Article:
It’s interesting that smart home technology gets so much attention while smart cities remain in the background. It’s also strange: If you have enough smart homes, it is easy to somehow link them together into a citywide or regional initiative. The two initiatives should be proceeding hand in hand.
Perhaps they are, but under the radar. No doubt, both of these initiatives are vital. In a report on the Networked Society Forum (NEST) event in Miami, eWeek cited Ericsson’s position that electronic intelligence is a make or break asset of a successful city of the future:
Ericsson, in concert with event here Nov. 19, released a Networked City Index report ranking 31 cities on their information and communications technology (ICT) maturity. There is a strong correlation, says Ericsson, between ICT maturity and societal, economic and environmental development—what it calls the ‘Triple Bottom Line.’
Ericsson is saying that cities that don’t proactively connect are relegating themselves to second-class status. That’s a significant claim even coming from a vendor who will earn a lot of money making it happen and, thus, is bound to be a cheerleader. The percentage of people living in cities is growing, the company notes. It pegs Stockholm, London, Singapore, Paris, Copenhagen, Oslo, Hong Kong, New York, Helsinki and Tokyo as the 10 most mature IT cities.
Too many consortiums and partnerships exist in the smart city sector. ConstrucTech discusses Smart Cities Council, which recently added Bechtel as a member. The council, according to the story, helps municipalities figure out how far along they are in the path to becoming a smart city. It’s a big deal: The council says that 700 of the world’s largest cities will invest $30 trillion to $40 trillion during the next two decades to get up to speed. Bechtel and the council have worked with urban planners to develop best practices and case studies in a number of areas of concern to smart cities.
One of the barriers to smart communities may be on the point of being bridged. Silver Spring Networks, a vendor that has focused on smart grid technology in the past, has launched a “network as a service” product. The company’s pitch is that it will take the pain out of smart city energy initiatives:
Many pilot projects have shown that networking and collecting data across a cityscape can yield big improvements in asset management, operations planning and energy efficiency. But they’re still costly and complicated to deploy and keep running, which could make a managed service offering—particularly one that cities can get at low or no cost initially—a wedge to open up further markets.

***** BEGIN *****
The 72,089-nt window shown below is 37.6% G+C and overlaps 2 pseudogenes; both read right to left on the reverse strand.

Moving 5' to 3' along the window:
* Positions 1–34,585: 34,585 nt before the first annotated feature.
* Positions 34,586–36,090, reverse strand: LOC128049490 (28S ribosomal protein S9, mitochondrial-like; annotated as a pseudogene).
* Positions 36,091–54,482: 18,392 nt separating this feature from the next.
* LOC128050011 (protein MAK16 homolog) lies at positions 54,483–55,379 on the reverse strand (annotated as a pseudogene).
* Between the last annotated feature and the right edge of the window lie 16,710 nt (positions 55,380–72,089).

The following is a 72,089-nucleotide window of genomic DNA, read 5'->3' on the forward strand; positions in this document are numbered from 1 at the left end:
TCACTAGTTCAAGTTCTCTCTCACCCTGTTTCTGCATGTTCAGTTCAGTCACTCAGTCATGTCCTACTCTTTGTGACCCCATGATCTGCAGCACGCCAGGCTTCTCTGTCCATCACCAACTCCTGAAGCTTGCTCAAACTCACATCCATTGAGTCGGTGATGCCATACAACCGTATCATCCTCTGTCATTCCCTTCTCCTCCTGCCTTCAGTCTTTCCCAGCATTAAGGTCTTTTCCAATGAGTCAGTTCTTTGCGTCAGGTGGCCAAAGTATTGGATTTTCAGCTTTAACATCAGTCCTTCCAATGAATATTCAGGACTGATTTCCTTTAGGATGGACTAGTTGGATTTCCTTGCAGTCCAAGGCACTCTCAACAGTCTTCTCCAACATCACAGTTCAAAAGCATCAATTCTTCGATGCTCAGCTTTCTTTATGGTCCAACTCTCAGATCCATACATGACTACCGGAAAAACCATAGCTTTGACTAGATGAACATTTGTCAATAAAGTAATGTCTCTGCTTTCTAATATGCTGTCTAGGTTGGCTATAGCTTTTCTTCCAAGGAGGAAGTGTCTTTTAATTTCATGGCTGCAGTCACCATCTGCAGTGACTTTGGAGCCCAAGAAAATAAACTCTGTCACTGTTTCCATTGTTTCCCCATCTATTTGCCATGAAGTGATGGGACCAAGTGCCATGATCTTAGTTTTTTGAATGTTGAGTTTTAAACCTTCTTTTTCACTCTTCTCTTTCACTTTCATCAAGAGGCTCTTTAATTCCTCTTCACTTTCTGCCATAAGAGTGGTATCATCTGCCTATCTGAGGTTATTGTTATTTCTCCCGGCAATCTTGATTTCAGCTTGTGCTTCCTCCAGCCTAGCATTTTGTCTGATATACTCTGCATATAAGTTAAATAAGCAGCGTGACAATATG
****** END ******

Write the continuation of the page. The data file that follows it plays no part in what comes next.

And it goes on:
Eric Dresselhuys, Silver Springs’ co-founder and executive vice president, elaborated on the importance of smart cities at Huffington Post. He echoes Ericsson’s point on how quickly cities will grow. He says that two laws of telecom and IT—Moore’s Law and Metcalfe’s Law—will empower networks to perform at orders of magnitude higher levels than today. Dresselhuys then discusses how the fast growth can help sustain these growing urban centers:
Cities can then utilize the same network canopy installed to modernize public lighting for a vast array of innovative services such as smart parking, traffic control, pollution sensors, electric vehicle charging, citizen Internet access, health and safety applications, and more. Iconic cities such as Copenhagen and Paris are underway on this type of journey today.
Vendors, of course, will structure their vision of a smart city around their products. Which is fine, especially considering that these firms create their technical roadmaps around what they think ultimately will work best. Another corporate view into the great size of the smart city sector was offered in a presentation by Huawei last week at still another conference, the Smart City Expo World Conference in Barcelona:
According to Huawei, the information highway has four key pillars: a citywide public information platform, ubiquitous broadband, smart and agile business, and comprehensive information security.
The bottom line is that smart cities represent a quantum leap in a number of areas, from the high concept of sustaining and creating comfort for people and the health of the environment to important but more mundane subjects such as the fate of vendors. It is a huge—and hugely important— area, even if it gets surprisingly few headlines.